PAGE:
[ExI] Etymology of Critter's Dilemma

Lee Corbin lcorbin at rawbw.com
Thu Aug 21 01:18:50 UTC 2008

BillK writes

> There is a new paper out that you might find of interest.
> <http://www.physorg.com/news138381419.html>
> Published: 16:16 EST, August 19, 2008
> Fear of predators may be a bigger killer than the predators themselves

Honestly, a quick glance through this paper proves to
me with about 90% probability that the reasoning and
inferences drawn are completely fallacious.

The basic reason is quite simple: the authors fail to account
for a rather powerful theory developed in the late 1850's
by the English biologist Charles Darwin, who suggested that
species evolve to occupy "niches" in which their structural
adaptations and behavioral strategies over time will converge
optimally, with the only proviso that his new theory, called
"evolution" often requires many tens of thousands or even
millions of years for the optimal solution to be reached, during
which time the environment changes only very little.

> When biologists consider the effects that predators have on their
> prey, they shouldn't just count the number of individuals consumed.
> According to a University of Rhode Island ecologist, they must also
> examine the effects of fear.

The human emotion of fear has indeed been known under
certain circumstances, usually those brought about by modern
or semi-modern conditions, to actually work *against* survival.
For example, the very fear so pronounced that the subject
"freezes", while evolved to raise survival rates (when for example, 
suddenly encountering a predator who responds to motion),
in many modern cases simply delays a human being from
taking needed immediate action.

We may very well in this paper see the unwholesome effects
of projecting human psychological processes into the minds
of, say, insects.

> URI Assistant Professor Evan Preisser said that fear of being eaten
> can reduce population densities as much or even more than the actual
> quantities of individuals killed by predators.

What Professor Preisser should consider is exactly *why*
this "fear of being eaten" evolved in the first place, and exactly
why---according to his own novel theory---the creatures in
question would be better off without it. He may wish to study
the original work entitled "Origin of Species" by the above-
mentioned C. Darwin, who explained the idea of differential
reproduction. To wit, if there is a distribution within a species
of some trait, e.g. fear, then the quantity or degree that the
trait makes itself manifest in individuals of the species naturally
varies from little to great. Those members or colonies which exhibit
too little of the quality produce fewer viable offspring, while
interestingly enough, those members or colonies which exhibit
too much of that quality also produce fewer viable offspring.

> "Prey are far from helpless victims of predators," said Preisser.
> "They employ a wide array of defensive strategies to protect
> themselves. But the costs of these strategies may have a larger
> impact on their population than the direct effect of being eaten."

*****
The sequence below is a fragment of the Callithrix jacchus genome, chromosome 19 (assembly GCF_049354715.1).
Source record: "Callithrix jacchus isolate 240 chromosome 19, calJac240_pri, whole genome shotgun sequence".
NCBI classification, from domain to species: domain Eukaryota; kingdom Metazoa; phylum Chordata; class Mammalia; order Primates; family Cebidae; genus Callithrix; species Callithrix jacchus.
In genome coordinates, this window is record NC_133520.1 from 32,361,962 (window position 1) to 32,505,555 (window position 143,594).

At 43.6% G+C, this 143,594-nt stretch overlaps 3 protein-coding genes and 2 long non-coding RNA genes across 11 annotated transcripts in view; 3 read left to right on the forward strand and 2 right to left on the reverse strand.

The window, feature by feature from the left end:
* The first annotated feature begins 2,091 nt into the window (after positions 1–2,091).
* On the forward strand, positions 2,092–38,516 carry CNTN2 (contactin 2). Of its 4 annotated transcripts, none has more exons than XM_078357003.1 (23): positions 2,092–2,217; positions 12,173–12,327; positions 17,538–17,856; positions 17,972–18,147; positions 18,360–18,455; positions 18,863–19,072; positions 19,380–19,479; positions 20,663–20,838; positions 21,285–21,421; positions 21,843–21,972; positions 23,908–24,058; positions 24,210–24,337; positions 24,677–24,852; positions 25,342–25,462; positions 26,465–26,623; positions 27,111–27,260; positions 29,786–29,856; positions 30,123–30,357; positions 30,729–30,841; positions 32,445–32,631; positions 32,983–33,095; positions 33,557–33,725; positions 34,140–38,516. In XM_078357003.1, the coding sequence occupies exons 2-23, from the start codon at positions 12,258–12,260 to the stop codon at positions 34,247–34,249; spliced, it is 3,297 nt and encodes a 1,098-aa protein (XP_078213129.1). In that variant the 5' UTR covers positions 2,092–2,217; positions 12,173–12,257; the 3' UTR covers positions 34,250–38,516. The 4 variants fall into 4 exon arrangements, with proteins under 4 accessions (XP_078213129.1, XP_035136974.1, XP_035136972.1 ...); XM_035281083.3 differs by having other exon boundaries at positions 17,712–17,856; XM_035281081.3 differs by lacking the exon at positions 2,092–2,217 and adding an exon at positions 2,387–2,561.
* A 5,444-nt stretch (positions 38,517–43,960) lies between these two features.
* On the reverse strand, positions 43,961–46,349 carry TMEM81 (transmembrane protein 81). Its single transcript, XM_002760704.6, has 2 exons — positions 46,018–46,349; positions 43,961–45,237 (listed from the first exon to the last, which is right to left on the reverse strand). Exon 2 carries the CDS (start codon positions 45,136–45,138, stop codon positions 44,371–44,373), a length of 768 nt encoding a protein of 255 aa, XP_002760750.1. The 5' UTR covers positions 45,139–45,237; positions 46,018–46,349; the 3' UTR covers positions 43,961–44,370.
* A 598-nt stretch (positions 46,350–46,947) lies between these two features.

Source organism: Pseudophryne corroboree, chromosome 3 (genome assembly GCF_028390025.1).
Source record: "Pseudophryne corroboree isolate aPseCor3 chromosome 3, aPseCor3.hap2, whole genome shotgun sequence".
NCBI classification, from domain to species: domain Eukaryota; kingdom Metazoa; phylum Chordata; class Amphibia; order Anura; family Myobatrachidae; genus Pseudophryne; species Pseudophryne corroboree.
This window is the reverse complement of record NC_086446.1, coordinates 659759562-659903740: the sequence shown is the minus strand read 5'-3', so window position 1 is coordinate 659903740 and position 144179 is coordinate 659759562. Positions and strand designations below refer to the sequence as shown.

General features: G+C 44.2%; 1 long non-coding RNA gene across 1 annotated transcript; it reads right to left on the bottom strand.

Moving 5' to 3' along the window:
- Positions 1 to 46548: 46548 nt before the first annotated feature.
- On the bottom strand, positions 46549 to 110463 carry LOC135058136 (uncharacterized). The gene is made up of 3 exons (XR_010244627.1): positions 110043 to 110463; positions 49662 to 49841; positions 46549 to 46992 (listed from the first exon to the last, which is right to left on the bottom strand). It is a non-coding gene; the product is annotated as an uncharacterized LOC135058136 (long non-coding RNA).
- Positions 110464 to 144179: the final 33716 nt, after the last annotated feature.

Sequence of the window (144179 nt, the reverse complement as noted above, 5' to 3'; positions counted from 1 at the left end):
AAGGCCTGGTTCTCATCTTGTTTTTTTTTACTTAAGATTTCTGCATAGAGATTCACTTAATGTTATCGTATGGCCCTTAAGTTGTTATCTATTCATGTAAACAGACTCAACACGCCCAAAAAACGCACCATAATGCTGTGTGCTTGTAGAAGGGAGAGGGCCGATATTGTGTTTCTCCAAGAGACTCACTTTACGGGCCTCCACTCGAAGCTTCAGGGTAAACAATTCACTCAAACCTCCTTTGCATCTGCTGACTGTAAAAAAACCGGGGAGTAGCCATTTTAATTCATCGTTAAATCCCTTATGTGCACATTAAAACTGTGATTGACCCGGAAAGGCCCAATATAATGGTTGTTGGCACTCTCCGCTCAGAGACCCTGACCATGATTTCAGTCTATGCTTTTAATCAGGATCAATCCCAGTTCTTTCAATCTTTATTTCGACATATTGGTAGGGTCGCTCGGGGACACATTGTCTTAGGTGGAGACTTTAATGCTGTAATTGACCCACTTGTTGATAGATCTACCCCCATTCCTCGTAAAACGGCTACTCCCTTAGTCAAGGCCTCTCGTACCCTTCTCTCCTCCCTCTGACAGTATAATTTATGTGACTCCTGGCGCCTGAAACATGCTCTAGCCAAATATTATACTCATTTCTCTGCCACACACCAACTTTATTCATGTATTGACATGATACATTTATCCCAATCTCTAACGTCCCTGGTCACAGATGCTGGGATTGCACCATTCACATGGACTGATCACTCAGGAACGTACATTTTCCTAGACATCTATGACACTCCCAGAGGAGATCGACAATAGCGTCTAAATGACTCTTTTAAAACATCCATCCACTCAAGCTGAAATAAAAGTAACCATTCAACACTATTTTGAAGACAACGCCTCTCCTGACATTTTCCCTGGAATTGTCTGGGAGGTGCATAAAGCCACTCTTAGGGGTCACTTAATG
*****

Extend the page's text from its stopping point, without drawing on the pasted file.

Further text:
Were this actually the case, then over time the species would
"relocate" to the proper equilibrium. It's entirely possible that
the professor has encountered this phenomenon in a new 
environment to which the species has not yet accommodated
itself. Given the professor's evident lack of acquaitance with
this old English theory, it wouldn't surprise me if he had placed
species adapted to one environment into a slightly different
environment superfically the same.

It's also rather clear to me that the peer-review process has
fallen into pretty desperate straits, for while my observations
here might seem pointed to us amateurs, professional 
biologists of the caliber of Dawkins or Hamilton would find
all of this quite elementary.

> This effect reminds me of how in the US fear of terrorism is causing
> much, much, more damage than any actual incidents of terrorism.

It's entirely possible that with human beings, or nations, who have
not had enough biological time to adapt to a particular modern
situation, ancient evolutionarily derived emotional responses are
non-optimal. But it's extremely difficult to second-guess the built-in
game theory strategies of complex human interactions. For example,
"revenge for the sake of revenge" may at first seem quite irrational,
just as "altruistic punishment" http://www.pnas.org/content/100/6/3531.full.pdf
at first seems completely nonsensical. But like anger itself---an irrational
emotion---Darwinian ends can sometimes be served.

We have no way of knowing, for example, if the American "overreaction"
to terrorism has helped check further attacks on the Americans. It could
even be, for example, that since a relatively small attack on the U.S. having
direct costs of around 3000 lives and fifty billion dollars, provoked a
response of this magnitude, then a serious attack causing 500,000 lives
and a trillion dollars would provoke a retaliatory attack of corresponding
magnitude, and that this deters future attacks. Or, on the other hand, it
could be precisely as you say. We probably will never know with any
certainty which is the case at this point in history.


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